The Escalade has a standard “limp home system” to keep drivers from being stranded if most or all of the engine’s coolant is lost. The engine will run on only half of its cylinders at a time, reduce its power and light a warning lamp on the dashboard so the driver can get to a service station for repairs. The DBX doesn’t offer a lost coolant limp home mode, so a coolant leak could strand you or seriously damage the truck’s engine.
To lower fuel costs and make buying fuel easier, the Cadillac Escalade uses regular unleaded gasoline (premium recommended for maximum performance). The DBX requires premium, which can cost 20 to 55 cents more per gallon.
The Escalade has 1.5 gallons more fuel capacity than the DBX (24 vs. 22.5 gallons), for longer range between fill-ups.
A ten-speed automatic is available on the Cadillac Escalade, for better acceleration and lower engine speed on the highway. Only a nine-speed automatic is available for the DBX.
The Cadillac Escalade’s wheels have 6 lugs for longer wheel bearing life, less chance of rotor warping and greater strength. The Aston Martin DBX only has 5 wheel lugs per wheel.
The Escalade has a standard easy tire fill system. When inflating the tires, the vehicle’s integrated tire pressure sensors keep track of the pressure as the tires fill and tell the driver when the tires are inflated to the proper pressure. The DBX doesn’t offer vehicle monitored tire inflation.
The Escalade has a standard full size spare tire so a flat doesn’t interrupt your trip. A full size spare isn’t available on the DBX; it requires you to depend on a temporary spare, which has mileage and speed limitations, or roadside assistance and a tow-truck.
For better maneuverability, the Escalade’s turning circle is 1 foot tighter than the DBX’s (39.7 feet vs. 40.7 feet).
The front grille of the Escalade (except Diesel) uses electronically controlled shutters to close off airflow and reduce drag when less engine cooling is needed. This helps improve highway fuel economy. The DBX doesn’t offer active grille shutters.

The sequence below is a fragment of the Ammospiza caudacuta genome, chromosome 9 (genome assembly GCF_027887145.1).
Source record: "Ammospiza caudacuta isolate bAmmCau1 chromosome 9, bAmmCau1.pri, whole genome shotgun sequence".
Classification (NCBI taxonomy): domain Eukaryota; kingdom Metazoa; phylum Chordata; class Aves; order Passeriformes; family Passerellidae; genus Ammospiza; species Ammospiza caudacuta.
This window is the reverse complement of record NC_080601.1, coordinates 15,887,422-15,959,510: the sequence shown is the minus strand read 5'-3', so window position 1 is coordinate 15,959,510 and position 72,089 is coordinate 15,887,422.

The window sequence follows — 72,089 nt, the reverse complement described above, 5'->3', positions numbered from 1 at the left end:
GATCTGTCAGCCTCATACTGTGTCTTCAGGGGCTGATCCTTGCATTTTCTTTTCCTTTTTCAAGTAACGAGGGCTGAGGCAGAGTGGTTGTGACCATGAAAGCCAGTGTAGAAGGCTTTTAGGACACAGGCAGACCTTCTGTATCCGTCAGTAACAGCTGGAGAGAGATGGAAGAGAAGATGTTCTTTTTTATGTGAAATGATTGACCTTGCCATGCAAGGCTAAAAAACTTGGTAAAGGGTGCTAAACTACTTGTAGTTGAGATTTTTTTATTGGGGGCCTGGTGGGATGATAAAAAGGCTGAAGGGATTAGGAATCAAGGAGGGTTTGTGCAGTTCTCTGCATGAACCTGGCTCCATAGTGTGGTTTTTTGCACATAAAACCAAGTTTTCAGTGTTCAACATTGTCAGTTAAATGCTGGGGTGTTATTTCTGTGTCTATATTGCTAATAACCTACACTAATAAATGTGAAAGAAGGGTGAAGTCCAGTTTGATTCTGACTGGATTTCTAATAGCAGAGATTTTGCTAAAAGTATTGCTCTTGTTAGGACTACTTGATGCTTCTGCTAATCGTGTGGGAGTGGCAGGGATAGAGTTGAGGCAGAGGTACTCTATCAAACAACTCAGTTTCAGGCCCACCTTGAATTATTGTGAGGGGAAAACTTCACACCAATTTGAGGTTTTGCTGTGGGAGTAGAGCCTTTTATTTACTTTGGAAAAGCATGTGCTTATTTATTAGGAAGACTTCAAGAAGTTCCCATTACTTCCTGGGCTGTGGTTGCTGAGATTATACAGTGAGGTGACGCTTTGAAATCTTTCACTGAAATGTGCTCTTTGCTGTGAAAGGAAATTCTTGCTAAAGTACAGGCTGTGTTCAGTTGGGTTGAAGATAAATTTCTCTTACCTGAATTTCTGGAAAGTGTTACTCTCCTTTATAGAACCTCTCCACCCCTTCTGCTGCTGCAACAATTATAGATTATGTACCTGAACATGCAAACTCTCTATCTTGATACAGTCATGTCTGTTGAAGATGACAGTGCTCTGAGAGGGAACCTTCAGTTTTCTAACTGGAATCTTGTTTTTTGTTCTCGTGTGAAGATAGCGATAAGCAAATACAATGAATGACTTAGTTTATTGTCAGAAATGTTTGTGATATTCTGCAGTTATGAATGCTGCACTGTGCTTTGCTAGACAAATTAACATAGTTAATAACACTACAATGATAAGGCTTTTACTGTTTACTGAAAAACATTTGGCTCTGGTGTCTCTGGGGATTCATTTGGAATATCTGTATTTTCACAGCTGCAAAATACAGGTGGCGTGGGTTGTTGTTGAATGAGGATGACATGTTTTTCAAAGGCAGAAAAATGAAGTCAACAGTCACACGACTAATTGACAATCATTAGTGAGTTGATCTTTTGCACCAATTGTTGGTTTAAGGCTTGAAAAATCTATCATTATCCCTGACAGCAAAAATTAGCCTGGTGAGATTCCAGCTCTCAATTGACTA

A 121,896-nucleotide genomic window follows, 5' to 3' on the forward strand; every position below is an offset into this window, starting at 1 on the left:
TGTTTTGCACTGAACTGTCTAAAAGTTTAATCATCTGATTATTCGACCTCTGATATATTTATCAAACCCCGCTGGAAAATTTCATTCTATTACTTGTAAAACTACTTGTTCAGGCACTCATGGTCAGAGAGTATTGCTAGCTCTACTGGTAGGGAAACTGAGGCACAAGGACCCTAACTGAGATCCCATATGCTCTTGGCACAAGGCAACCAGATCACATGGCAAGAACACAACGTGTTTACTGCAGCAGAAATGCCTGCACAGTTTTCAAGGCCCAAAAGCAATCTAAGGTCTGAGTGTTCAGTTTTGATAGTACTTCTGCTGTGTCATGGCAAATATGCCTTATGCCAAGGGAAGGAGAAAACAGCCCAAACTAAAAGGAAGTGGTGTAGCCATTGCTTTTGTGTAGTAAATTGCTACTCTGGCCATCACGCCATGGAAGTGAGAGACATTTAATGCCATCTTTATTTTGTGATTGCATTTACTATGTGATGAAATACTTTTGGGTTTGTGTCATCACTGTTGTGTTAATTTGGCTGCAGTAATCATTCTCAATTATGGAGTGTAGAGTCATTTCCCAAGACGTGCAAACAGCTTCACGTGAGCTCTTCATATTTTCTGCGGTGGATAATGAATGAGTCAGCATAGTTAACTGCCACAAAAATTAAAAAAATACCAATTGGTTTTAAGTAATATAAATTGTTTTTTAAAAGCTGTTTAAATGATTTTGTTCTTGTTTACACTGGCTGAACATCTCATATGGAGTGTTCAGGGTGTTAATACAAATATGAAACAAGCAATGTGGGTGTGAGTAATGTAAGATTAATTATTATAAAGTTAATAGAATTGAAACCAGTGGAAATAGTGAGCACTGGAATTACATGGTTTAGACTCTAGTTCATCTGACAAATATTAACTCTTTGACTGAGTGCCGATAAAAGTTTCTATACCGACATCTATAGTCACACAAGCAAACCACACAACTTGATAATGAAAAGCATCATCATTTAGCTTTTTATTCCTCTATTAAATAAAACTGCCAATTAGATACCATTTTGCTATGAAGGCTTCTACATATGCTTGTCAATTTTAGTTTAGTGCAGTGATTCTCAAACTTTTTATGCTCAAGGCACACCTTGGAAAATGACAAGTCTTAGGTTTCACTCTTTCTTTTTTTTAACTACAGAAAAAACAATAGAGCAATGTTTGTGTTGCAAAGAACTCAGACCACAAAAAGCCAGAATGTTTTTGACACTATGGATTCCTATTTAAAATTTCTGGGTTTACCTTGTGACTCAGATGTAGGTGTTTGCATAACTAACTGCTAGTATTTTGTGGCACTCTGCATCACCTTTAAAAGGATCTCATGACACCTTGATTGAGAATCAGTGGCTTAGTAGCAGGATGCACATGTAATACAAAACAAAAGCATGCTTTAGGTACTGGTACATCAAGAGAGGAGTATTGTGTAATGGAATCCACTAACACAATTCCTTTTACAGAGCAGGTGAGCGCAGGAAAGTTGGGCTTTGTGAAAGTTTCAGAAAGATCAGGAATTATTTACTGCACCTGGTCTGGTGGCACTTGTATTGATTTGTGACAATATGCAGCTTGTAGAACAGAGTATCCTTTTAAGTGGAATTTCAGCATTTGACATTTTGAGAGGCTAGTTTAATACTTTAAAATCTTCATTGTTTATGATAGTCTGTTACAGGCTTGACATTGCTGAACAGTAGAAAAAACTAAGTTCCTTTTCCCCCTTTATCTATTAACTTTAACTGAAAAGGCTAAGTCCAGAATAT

The Escalade offers optional seating for 8 passengers; the DBX can only carry 5.
The Escalade’s minimum standard towing capacity is much higher than the DBX’s (8000 vs. 5940 pounds).
The Escalade has a standard remote vehicle starting system, so the vehicle can be started from inside the driver's house. This allows the driver to comfortably warm up the engine before going out to the vehicle. The climate system will also automatically heat or cool the interior. The DBX doesn’t offer a remote starting system.
The Escalade Premium/Platinum/Sport has a standard heads-up display that projects speed and navigation instruction readouts in front of the driver’s line of sight, allowing drivers to view information without diverting their eyes from the road. The DBX doesn’t offer a heads-up display.
To improve rear visibility by keeping the rear window clear, the Escalade has a standard rear wiper. The DBX doesn’t offer a rear wiper.
The Escalade has a standard heated steering wheel to take the chill out of steering on extremely cold winter days before the vehicle heater warms up. A heated steering wheel costs extra on the DBX.
The Escalade Platinum has standard massaging front seats in order to maximize comfort and eliminate fatigue on long trips. Massaging seats aren’t available in the DBX.
The Escalade Premium/Platinum/Sport’s Adaptive Park Assist can parallel park by itself, starting, stopping and changing direction automatically. The DBX’s automatic parking system requires operating the brakes and transmission to safely park.
The Escalade is available in both rear-wheel drive and four-wheel drive configurations. The DBX doesn’t offer a two-wheel drive configuration.